EC 1306    Revised March 2008
July 2016

Raspberries are among the most delicious and delicate of berry crops. This publication briefly describes growing requirements and production systems for several types of raspberry.

Types of raspberry discussed here are red and yellow summer- and primocane-fruiting (also called fall-bearing or everbearing), black (also called blackcaps), and purple.

All raspberry plants are perennial; the base of the plant (the crown) and the roots live for many years. The canes, however, are biennial: in most types of raspberry, canes grow and produce only leaves the first year (when they are called primocanes) and do not produce fruit until the following year (when they are called floricanes). All types of raspberry produce new canes each year from the crown and from the base of old canes; only red raspberries can produce new canes from the roots as well.

Several types of primocane-fruiting raspberry are available; that is, they produce flowers and fruit on the primocane. The fruiting season of this type is from early August to the first frost, depending on the cultivar. By contrast, floricane-fruiting red and black raspberries produce fruit in June and July, depending on the cultivar.

Floricanes die after they have fruited and need to be removed each year after harvest. Primocanes of some types of raspberry need to be pruned and trained (see “Pruning.”)

Selecting a site

Areas like the Willamette Valley, with cool summers, little rain during harvest, and relatively mild winters, are ideal for raspberries. In colder regions, you still can get good yields by growing either cold-hardy cultivars or primocane-fruiting raspberries, pruned to produce only a late-summer crop. Roots of these cultivars will tolerate below-zero temperatures, but dry winter winds might damage canes.

Raspberries produce best in full sun, but they can tolerate partial shade.

Avoid a site where potatoes, tomatoes, peppers, eggplant, other caneberries, or strawberries have grown within the past 3 years. These crops are susceptible to many of the same insects and diseases as raspberries, so it’s important to rotate these crops from one site to another. Caneberry plantings are not rotated often because they live for a long time if grown on a good site. Expect your red raspberries to produce well in a good location for more than 15 years. Black raspberries have a shorter life span, 4 to 8 years.

Drainage is the most important soil factor to consider when selecting a site. Raspberries are sensitive to wet soils, and most cultivars are susceptible to root rot, a soilborne disease that is aggravated in wet, heavy soil. In soils that are water-logged for more than a few days at a time, plants normally die a slow death from lack of oxygen or from subsequent attack by root diseases.

Raspberry plants grow best in a well-drained, fertile, loam soil with moderate water-holding capacity. Avoid heavy clay soils. Sometimes you can improve a less desirable site by tiling, increasing organic matter content, and/or building raised beds (see “Preparing the soil.”)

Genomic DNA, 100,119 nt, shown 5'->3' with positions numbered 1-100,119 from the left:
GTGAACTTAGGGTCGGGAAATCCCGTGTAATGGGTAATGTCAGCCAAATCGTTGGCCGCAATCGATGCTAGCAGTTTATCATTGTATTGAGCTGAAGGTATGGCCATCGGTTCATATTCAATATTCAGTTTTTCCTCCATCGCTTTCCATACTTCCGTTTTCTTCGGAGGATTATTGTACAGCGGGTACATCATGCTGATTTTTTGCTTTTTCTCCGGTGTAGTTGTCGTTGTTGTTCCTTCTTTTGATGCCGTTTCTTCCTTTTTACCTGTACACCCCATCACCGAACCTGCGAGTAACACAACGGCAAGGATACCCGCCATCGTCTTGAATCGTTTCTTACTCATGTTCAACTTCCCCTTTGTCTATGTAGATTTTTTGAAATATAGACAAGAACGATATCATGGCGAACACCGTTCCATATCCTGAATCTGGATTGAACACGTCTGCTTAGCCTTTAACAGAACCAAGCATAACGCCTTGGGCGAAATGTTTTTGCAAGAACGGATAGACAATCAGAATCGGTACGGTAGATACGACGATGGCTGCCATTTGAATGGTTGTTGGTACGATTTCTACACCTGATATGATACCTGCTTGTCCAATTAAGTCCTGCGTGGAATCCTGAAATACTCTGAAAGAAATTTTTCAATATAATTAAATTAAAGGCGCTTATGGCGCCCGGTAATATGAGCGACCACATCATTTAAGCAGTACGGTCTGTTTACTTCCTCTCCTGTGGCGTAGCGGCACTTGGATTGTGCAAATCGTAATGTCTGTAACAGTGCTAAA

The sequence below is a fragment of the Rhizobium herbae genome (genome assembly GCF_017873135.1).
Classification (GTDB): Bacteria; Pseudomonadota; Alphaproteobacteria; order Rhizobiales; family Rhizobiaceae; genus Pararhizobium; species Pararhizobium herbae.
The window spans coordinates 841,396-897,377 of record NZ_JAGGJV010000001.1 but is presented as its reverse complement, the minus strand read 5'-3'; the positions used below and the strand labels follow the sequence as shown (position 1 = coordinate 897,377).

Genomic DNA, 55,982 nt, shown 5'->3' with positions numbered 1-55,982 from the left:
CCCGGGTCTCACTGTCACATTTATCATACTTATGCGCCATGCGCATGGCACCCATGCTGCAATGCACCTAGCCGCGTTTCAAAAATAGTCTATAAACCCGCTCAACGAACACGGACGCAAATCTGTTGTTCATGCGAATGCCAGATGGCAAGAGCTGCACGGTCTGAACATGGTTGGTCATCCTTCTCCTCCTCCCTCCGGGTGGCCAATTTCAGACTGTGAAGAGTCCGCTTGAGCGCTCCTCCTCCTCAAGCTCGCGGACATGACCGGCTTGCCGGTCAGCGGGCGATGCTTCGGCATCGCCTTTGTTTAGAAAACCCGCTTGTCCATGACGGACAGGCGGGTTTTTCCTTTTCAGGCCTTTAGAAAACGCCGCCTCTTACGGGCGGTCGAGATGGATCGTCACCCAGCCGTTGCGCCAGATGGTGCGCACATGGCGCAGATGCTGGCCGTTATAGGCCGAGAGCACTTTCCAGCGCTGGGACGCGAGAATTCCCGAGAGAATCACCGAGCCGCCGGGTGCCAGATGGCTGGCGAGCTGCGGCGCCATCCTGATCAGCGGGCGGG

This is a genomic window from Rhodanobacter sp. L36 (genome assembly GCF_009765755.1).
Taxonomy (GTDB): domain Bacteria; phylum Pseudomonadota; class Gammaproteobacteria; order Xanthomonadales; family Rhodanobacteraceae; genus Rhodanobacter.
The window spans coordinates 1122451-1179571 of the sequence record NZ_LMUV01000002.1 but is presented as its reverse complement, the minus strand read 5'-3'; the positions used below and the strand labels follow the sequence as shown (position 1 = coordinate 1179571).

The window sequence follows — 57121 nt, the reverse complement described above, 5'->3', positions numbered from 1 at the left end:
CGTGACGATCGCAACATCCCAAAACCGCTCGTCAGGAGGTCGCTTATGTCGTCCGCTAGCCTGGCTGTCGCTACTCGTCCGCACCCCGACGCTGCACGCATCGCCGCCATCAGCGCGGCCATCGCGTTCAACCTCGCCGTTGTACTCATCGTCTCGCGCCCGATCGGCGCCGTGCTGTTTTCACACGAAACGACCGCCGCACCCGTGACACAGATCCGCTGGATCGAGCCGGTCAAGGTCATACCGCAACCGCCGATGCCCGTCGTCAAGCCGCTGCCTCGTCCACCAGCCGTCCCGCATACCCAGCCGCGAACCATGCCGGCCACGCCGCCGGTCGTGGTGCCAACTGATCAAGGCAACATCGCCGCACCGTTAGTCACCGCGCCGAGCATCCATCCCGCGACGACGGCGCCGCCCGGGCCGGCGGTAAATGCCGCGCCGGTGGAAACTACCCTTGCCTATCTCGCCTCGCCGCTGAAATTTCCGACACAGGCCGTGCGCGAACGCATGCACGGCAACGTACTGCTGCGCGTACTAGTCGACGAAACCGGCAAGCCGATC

Red raspberries will produce primocanes (called suckers) from the roots. These need to be managed to avoid having your planting spread or become weedy. Locate your raspberry patch so you can maintain the row by tilling on each side to control suckers.

Selecting a cultivar

Raspberry types differ in their cultural requirements, and cultivars differ in fruiting season, fruit quality, appearance, and flavor. It’s important to choose a cultivar adapted to your needs and site. For detailed information on cultivars within each type, refer to Raspberry Cultivars for Oregon, EC 1310.

All raspberries are self-fruitful, so you need only one cultivar for pollination and fruit production.

Red raspberry cultivars can be divided into two types: summer bearing, and fall- or everbearing. Summer-bearing cultivars are the most common; examples include ‘Willamette’, ‘Meeker’, and ‘Cascade Delight’. These produce fruit on the floricane, generally from about mid-June to mid-July.

Primocane-fruiting raspberries, sometimes called fall-bearing or everbearing, produce fruit on the top portion of the primocane; examples include ‘Heritage’ and ‘Caroline’. The tip portion of the primocane dies after fruiting (Figure 1). If you leave these canes for next year, they’ll bear fruit on the portions that did not fruit the previous fall. Therefore, this type can produce fruit in both June–July (on the lower floricanes) and from August to frost (at the top of the primocanes). The early summer crop, however, is lower in yield and quality than the summer-bearing cultivars available.

Yellow-fruited primocane-fruiting types are available. These are mutants of red raspberry and, except for fruit color, have all the characteristics of red raspberry; examples include ‘Fallgold’ and ‘Anne’.

Oregon is the leading state in commercial production of black raspberries (blackcaps), which have a distinctive flavor; examples include ‘Munger’ and ‘Jewel’. Blackcaps produce fruit on floricane branches. This type of raspberry requires summer pruning.

Purple raspberries are hybrids of red and black raspberries; examples include ‘Royalty’ and ‘Brandywine’. Their growth habit is most similar to that of blackcaps. The fruit is considered best when processed into pies or jellies.

Whichever type and cultivar you choose, buy only certified, disease-free plants from a reputable nursery. Even though it’s tempting, because it’s easy and free, don’t start your new planting with suckers (primocanes) dug up from your old patch or someone else’s; this will introduce potentially pest-infested soil and virus-infected plants to your new planting.

Establishing your planting

Preparing the soil

You should be able to keep your raspberry planting productive for many years, so choose and prepare a good site before you establish the planting.

In the year before you plant, eliminate all perennial weeds. Prevent weeds from going to seed!